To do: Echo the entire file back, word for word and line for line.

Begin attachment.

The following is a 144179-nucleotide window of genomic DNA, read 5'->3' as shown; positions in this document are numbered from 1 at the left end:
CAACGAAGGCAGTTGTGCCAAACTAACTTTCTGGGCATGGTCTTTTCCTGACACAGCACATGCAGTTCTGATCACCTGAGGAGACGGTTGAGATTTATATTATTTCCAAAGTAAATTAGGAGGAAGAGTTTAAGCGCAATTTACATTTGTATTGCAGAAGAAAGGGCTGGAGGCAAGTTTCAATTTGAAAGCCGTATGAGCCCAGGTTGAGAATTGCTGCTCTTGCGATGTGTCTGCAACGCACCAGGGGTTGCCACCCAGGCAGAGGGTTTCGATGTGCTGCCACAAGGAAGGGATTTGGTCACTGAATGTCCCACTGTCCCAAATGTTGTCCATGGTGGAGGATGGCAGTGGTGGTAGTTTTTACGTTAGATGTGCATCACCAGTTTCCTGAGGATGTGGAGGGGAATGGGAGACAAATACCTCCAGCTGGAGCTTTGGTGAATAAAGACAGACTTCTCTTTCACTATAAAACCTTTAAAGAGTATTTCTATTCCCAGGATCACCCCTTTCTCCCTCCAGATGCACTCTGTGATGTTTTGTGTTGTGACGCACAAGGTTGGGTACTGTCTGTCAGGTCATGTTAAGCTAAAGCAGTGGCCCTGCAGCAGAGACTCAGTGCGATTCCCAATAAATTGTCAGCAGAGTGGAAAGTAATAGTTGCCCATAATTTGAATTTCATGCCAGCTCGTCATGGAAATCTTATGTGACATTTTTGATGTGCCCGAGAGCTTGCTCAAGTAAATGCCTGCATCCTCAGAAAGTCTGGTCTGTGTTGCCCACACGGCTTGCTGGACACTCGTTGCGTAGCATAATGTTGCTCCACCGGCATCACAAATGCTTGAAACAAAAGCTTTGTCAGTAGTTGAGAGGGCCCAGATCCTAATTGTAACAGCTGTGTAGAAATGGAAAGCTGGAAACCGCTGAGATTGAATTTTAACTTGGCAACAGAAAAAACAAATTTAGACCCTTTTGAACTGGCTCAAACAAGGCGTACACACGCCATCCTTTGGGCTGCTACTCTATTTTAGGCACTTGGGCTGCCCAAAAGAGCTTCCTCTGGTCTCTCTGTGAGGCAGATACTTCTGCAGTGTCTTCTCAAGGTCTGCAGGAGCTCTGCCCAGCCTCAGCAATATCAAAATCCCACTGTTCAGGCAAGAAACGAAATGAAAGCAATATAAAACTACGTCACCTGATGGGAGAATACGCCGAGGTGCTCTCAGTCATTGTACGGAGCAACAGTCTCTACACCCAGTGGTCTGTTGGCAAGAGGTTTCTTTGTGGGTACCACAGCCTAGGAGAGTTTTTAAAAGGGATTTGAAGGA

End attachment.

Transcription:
The following is a 144179-nucleotide window of genomic DNA, read 5'->3' as shown; positions in this document are numbered from 1 at the left end:
CAACGAAGGCAGTTGTGCCAAACTAACTTTCTGGGCATGGTCTTTTCCTGACACAGCACATGCAGTTCTGATCACCTGAGGAGACGGTTGAGATTTATATTATTTCCAAAGTAAATTAGGAGGAAGAGTTTAAGCGCAATTTACATTTGTATTGCAGAAGAAAGGGCTGGAGGCAAGTTTCAATTTGAAAGCCGTATGAGCCCAGGTTGAGAATTGCTGCTCTTGCGATGTGTCTGCAACGCACCAGGGGTTGCCACCCAGGCAGAGGGTTTCGATGTGCTGCCACAAGGAAGGGATTTGGTCACTGAATGTCCCACTGTCCCAAATGTTGTCCATGGTGGAGGATGGCAGTGGTGGTAGTTTTTACGTTAGATGTGCATCACCAGTTTCCTGAGGATGTGGAGGGGAATGGGAGACAAATACCTCCAGCTGGAGCTTTGGTGAATAAAGACAGACTTCTCTTTCACTATAAAACCTTTAAAGAGTATTTCTATTCCCAGGATCACCCCTTTCTCCCTCCAGATGCACTCTGTGATGTTTTGTGTTGTGACGCACAAGGTTGGGTACTGTCTGTCAGGTCATGTTAAGCTAAAGCAGTGGCCCTGCAGCAGAGACTCAGTGCGATTCCCAATAAATTGTCAGCAGAGTGGAAAGTAATAGTTGCCCATAATTTGAATTTCATGCCAGCTCGTCATGGAAATCTTATGTGACATTTTTGATGTGCCCGAGAGCTTGCTCAAGTAAATGCCTGCATCCTCAGAAAGTCTGGTCTGTGTTGCCCACACGGCTTGCTGGACACTCGTTGCGTAGCATAATGTTGCTCCACCGGCATCACAAATGCTTGAAACAAAAGCTTTGTCAGTAGTTGAGAGGGCCCAGATCCTAATTGTAACAGCTGTGTAGAAATGGAAAGCTGGAAACCGCTGAGATTGAATTTTAACTTGGCAACAGAAAAAACAAATTTAGACCCTTTTGAACTGGCTCAAACAAGGCGTACACACGCCATCCTTTGGGCTGCTACTCTATTTTAGGCACTTGGGCTGCCCAAAAGAGCTTCCTCTGGTCTCTCTGTGAGGCAGATACTTCTGCAGTGTCTTCTCAAGGTCTGCAGGAGCTCTGCCCAGCCTCAGCAATATCAAAATCCCACTGTTCAGGCAAGAAACGAAATGAAAGCAATATAAAACTACGTCACCTGATGGGAGAATACGCCGAGGTGCTCTCAGTCATTGTACGGAGCAACAGTCTCTACACCCAGTGGTCTGTTGGCAAGAGGTTTCTTTGTGGGTACCACAGCCTAGGAGAGTTTTTAAAAGGGATTTGAAGGA